The object cited above is also solved by a method having the method steps specified in patent claim 4. Developments are specified in the subclaims referring back to this claim.

The inventive method in accordance with patent claim 4 is also referred to below as the method based on a second aspect of the invention. At the start of this method, a memory unit in an originating computer stores a first data volume and a second data volume. The first data volume or a duplicate of the first data volume is transmitted from the originating computer to a secondary computer and is stored in a memory unit in the secondary computer. When the first data volume has been transmitted to the secondary computer, a change report is transmitted which concerns changes relating to the first data volume. In one embodiment, the change report is processed immediately after receipt in the secondary computer. This means that the associated change is made in the secondary computer before the second data volume is transmitted. Next, the second data volume itself or a duplicate of the second data volume is transmitted from the originating computer to the secondary computer and is stored in the memory unit in the secondary computer. From the point of view of the secondary computer, the second data volume is transmitted directly after the change report has been processed in the secondary computer, i.e. without performing other method steps in the interim which concern change reports or copying operations.

The insight underlying the method based on a second aspect of the invention is that only change reports concerning the already transmitted duplicate of the first data volume need to be transmitted. Changes concerning data which have not yet been duplicated can be made in the originating computer, which means that no change reports need to be transmitted to the secondary computer. Use of the inventive method based on a second aspect of the invention has revealed, surprisingly, that, in comparison with a method in which first the duplicates of the data volumes and then the change report are transmitted, change reports are now transmitted only for approximately half the changes. Th other half of the changes need be made only in the originating computer. This can be attributed to the fact that, at the start of the transmission operation for the data volumes, most of the changes concern data for which no duplicate has yet been transmitted, i.e. the second data volume. Only toward the end of the method do the changes increasingly concern data for which duplicates have already been transmitted, i.e. data in the first data volume.

A memory for storing the changes arising during transmission of the data volumes is not required in the inventive method based on a second aspect. Use of the inventive method based on a second aspect provides the assurance that a standby time at which the secondary computer holds the same data as the originating computer can be determined precisely. This is because the standby time is reached either when the duplicate of the second data volume is stored in the secondary computer or when the last change report is transmitted, depending on which operation is performed later. Since, as explained above, change reports need to be transmitted to the secondary computer only for approximately half of the changes which occur during copying, the standby time is reached early. If the data volumes' duplicates to be transmitted and the change reports are transmitted to the secondary computer on different paths, then the secondary computer is ready to adopt the function of a failed computer even earlier.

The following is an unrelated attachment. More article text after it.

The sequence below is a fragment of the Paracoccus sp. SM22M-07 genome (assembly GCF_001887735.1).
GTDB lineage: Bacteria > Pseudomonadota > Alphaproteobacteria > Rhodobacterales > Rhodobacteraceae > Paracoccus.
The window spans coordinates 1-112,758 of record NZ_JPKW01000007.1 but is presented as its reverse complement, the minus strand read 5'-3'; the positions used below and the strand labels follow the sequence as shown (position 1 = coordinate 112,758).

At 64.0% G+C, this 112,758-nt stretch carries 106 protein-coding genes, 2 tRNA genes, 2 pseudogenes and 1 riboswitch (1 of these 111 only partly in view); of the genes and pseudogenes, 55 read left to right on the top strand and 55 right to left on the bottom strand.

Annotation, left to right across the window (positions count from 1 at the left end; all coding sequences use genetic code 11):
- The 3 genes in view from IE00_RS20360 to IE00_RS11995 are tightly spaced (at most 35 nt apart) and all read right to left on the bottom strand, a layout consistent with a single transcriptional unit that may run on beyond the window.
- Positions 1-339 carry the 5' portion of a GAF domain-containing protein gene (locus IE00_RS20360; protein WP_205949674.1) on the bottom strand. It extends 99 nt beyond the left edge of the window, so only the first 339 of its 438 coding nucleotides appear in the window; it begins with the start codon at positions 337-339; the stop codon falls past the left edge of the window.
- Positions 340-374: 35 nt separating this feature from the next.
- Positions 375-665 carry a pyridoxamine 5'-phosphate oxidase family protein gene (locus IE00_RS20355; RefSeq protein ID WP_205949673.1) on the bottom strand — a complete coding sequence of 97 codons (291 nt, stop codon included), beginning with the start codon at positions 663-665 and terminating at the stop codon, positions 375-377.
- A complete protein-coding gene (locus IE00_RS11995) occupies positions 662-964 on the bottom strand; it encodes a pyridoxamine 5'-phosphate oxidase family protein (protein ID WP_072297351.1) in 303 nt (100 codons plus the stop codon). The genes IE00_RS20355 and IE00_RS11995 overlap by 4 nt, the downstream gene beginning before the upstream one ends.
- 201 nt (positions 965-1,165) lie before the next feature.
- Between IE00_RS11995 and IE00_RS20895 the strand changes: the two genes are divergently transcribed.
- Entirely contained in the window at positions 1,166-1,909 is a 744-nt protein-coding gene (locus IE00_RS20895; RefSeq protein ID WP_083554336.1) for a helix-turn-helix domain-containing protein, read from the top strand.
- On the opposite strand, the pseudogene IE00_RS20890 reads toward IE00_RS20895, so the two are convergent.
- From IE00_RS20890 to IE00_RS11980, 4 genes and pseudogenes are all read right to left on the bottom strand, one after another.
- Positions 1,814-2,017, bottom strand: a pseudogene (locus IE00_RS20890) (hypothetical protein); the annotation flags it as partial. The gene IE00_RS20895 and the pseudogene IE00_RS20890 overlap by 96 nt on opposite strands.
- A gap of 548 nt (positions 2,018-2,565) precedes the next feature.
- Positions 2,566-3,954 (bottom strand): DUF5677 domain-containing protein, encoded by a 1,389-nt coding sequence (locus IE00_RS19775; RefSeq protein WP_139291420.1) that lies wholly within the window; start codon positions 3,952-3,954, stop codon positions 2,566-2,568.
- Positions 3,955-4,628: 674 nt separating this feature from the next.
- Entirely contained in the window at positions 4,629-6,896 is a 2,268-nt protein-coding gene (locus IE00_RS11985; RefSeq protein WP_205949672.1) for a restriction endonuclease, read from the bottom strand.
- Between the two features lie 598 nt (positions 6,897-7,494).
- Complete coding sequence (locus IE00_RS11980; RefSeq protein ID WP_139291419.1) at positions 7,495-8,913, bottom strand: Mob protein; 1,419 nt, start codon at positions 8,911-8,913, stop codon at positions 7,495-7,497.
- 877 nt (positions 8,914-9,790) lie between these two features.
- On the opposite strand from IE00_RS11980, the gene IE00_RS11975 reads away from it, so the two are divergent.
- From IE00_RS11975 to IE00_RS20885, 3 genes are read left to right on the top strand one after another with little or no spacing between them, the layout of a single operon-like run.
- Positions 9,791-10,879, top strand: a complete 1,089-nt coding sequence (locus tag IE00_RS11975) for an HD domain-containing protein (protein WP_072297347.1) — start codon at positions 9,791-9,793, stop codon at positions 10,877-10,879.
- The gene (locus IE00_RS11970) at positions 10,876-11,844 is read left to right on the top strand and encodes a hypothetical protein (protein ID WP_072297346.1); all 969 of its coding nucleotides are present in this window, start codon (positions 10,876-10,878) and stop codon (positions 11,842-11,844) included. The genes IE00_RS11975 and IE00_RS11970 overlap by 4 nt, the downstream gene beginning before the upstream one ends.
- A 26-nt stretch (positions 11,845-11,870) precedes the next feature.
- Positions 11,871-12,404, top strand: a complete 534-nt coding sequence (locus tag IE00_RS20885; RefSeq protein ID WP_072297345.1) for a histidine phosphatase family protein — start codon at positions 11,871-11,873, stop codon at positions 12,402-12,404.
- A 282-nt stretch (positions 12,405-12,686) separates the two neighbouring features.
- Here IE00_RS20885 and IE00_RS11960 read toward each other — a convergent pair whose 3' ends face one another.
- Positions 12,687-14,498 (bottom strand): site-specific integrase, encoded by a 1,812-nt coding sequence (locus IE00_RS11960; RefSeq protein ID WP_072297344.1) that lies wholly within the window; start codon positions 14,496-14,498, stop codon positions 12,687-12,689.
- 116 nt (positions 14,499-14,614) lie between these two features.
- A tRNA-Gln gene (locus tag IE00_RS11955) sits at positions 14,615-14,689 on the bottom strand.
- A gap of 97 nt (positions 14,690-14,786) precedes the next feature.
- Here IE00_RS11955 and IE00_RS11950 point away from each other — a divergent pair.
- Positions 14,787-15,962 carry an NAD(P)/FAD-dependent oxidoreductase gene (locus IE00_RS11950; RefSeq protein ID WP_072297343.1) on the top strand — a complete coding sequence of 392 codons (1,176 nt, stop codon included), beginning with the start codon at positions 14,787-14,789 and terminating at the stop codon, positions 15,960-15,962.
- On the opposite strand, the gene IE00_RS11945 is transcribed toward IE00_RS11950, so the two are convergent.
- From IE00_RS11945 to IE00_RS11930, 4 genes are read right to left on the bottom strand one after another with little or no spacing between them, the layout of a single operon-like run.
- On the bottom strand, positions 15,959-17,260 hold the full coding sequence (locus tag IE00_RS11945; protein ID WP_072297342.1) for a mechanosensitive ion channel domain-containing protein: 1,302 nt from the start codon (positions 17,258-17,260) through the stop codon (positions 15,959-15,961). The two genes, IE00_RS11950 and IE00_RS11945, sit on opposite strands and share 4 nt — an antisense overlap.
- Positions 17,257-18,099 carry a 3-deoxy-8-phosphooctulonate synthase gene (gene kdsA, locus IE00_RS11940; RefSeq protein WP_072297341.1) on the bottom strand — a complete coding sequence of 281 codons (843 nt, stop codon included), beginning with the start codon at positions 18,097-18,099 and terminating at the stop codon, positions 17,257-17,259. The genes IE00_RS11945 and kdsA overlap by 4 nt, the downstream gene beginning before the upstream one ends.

By way of example, the data volumes contain single values, such as integer values. However, data volumes which contain data records having the same structure are also used. A data volume can thus be considered both as a single data item or a single data record and as a particular number of data or data records.

In a first alternative of the inventive method, the originating computer is a primary computer whose function is adopted by the secondary computer in the event of operating faults in the primary computer. Change reports concerning the first data volume and change reports concerning the second data volume are transmitted to the originating computer from a control computer. The control computer is used to control the originating computer. The originating computer checks whether the change reports coming from the control computer concern the first data volume or the second data volume. Only change reports which concern an already duplicated data volume, i.e. the first data volume, are transmitted to the secondary computer. The change reports transmitted to the secondary computer are copies of the change reports transmitted to the originating computer, i.e. they contain essentially the same data. Alternatively, the change reports coming from the control computer are also forwarded to the secondary computer unchanged.

If change reports coming from the control computer concern a data volume which has not yet been duplicated, i.e. the second data volume, then a change prompted by the change report is made in the originating computer. The change report or a copy of the change report is not forwarded to the secondary computer in this case.